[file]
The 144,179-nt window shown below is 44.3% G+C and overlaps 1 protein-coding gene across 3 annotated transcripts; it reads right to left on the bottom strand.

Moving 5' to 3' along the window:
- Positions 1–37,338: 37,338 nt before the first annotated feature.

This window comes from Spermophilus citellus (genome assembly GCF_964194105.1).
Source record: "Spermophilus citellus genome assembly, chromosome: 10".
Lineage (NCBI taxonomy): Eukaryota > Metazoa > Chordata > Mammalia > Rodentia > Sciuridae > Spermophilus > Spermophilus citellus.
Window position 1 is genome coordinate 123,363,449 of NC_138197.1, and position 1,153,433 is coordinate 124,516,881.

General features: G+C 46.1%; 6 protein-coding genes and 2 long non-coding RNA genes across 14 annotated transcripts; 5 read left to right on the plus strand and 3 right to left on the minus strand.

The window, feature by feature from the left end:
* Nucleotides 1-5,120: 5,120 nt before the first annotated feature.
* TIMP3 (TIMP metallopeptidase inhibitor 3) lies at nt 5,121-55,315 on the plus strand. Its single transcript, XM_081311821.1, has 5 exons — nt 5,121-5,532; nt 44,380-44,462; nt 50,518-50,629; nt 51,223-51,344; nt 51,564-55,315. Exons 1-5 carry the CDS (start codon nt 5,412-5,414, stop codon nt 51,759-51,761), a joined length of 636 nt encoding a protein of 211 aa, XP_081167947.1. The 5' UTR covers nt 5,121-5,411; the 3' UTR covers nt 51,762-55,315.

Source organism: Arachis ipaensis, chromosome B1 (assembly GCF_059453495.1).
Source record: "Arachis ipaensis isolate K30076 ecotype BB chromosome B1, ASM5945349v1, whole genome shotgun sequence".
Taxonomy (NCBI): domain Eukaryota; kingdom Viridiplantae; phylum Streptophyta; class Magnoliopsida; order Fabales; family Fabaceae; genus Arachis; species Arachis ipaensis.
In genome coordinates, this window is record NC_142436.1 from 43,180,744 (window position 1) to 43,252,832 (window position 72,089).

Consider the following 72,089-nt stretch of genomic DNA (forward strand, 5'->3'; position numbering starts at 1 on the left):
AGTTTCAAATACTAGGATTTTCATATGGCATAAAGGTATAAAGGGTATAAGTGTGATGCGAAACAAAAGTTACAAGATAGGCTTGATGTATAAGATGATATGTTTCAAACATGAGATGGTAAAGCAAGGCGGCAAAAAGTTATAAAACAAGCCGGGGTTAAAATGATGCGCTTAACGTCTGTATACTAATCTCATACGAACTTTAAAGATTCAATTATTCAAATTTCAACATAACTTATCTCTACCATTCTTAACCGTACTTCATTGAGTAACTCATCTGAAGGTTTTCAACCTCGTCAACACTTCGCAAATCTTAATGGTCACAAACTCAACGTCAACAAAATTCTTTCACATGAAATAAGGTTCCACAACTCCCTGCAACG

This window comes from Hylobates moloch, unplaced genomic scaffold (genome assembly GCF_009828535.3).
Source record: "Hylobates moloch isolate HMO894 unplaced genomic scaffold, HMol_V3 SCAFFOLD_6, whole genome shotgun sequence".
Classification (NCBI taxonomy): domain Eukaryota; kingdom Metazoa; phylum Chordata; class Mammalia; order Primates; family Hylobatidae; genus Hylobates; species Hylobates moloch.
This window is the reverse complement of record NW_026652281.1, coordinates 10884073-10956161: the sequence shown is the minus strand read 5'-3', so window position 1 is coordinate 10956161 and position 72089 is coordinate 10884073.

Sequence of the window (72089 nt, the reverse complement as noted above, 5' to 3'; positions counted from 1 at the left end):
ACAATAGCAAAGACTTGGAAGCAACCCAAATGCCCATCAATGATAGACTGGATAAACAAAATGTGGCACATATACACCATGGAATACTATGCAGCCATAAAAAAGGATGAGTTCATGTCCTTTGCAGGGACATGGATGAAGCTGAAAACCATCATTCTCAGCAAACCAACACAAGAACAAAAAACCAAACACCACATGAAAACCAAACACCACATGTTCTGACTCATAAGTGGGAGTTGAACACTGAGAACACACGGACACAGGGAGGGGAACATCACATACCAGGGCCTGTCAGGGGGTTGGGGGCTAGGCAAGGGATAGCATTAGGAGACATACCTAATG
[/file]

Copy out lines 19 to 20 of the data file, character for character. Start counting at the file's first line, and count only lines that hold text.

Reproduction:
Source record: "Hylobates moloch isolate HMO894 unplaced genomic scaffold, HMol_V3 SCAFFOLD_6, whole genome shotgun sequence".
Classification (NCBI taxonomy): domain Eukaryota; kingdom Metazoa; phylum Chordata; class Mammalia; order Primates; family Hylobatidae; genus Hylobates; species Hylobates moloch.